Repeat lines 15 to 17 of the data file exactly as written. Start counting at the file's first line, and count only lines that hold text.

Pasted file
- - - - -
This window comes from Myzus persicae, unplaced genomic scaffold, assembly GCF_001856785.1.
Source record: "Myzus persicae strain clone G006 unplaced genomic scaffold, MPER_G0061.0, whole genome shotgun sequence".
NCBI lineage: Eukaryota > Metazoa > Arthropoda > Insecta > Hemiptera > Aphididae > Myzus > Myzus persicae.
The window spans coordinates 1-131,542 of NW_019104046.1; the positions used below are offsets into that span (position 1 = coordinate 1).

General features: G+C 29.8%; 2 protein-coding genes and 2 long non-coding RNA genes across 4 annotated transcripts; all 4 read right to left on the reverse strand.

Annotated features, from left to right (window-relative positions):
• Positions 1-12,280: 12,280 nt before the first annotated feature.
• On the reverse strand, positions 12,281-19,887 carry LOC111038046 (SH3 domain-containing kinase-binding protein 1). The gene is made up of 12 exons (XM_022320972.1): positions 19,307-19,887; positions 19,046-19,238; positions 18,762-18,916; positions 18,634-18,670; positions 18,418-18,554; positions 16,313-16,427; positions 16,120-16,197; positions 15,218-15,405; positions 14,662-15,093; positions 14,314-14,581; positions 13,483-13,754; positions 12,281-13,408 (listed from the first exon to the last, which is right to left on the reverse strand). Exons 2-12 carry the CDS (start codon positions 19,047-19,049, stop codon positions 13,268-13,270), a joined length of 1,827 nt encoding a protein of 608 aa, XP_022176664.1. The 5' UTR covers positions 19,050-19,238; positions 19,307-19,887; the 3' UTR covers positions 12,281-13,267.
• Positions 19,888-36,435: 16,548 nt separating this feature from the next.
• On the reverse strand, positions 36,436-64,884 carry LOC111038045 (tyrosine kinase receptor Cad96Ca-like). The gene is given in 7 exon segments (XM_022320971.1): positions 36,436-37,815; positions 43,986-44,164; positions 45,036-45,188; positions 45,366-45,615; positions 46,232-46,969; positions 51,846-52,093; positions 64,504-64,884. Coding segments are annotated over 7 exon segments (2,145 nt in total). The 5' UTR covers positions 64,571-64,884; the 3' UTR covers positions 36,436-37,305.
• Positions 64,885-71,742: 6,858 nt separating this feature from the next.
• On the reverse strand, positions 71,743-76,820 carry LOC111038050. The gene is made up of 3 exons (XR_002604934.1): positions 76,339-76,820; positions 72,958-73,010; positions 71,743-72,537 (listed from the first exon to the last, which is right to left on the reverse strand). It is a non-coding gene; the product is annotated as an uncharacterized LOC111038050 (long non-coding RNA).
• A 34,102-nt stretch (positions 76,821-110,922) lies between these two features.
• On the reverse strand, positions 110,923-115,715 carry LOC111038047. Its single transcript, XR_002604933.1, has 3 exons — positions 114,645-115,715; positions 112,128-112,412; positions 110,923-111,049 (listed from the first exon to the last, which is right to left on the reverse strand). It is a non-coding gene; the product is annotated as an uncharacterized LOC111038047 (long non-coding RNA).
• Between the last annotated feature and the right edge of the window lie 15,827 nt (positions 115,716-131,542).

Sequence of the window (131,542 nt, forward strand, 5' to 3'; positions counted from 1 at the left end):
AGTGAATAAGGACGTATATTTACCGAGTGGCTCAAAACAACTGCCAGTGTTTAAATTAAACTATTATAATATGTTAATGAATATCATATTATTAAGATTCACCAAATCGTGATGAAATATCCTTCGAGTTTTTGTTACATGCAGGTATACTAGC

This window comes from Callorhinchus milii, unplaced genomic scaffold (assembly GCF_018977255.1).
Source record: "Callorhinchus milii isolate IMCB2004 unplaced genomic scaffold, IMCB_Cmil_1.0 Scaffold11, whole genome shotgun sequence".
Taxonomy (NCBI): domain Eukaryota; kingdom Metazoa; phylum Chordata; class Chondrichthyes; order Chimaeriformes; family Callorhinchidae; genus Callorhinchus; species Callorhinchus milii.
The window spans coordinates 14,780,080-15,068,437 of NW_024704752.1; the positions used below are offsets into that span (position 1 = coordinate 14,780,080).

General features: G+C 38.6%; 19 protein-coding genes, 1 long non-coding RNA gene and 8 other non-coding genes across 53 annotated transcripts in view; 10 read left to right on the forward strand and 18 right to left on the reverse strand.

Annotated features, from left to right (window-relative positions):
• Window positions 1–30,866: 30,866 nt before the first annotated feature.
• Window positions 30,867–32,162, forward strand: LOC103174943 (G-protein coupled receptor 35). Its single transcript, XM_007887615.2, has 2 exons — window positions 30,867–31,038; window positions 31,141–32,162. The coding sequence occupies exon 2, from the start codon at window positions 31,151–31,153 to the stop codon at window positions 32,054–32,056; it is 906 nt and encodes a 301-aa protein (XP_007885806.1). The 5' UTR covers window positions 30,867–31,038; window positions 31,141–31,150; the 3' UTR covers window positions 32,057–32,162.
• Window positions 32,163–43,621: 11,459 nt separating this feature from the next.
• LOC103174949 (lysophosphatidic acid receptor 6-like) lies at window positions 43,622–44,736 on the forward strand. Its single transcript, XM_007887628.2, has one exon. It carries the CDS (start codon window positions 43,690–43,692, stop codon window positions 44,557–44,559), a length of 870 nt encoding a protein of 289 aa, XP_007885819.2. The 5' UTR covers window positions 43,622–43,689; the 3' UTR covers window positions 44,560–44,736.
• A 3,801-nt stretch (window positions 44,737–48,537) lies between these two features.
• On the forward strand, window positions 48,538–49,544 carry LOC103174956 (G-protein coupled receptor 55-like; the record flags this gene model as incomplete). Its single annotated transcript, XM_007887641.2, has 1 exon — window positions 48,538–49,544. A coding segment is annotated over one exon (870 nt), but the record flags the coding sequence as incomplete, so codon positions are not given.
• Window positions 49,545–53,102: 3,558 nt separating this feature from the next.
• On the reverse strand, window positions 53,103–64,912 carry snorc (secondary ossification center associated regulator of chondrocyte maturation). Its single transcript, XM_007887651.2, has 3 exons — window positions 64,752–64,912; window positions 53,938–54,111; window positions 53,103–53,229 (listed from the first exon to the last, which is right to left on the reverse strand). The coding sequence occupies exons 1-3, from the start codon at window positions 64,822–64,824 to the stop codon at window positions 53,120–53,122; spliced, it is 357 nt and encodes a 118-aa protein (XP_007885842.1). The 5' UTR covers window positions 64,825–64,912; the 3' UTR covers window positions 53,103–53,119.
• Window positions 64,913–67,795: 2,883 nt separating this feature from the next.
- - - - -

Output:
• Between the last annotated feature and the right edge of the window lie 15,827 nt (positions 115,716-131,542).

Sequence of the window (131,542 nt, forward strand, 5' to 3'; positions counted from 1 at the left end):
AGTGAATAAGGACGTATATTTACCGAGTGGCTCAAAACAACTGCCAGTGTTTAAATTAAACTATTATAATATGTTAATGAATATCATATTATTAAGATTCACCAAATCGTGATGAAATATCCTTCGAGTTTTTGTTACATGCAGGTATACTAGC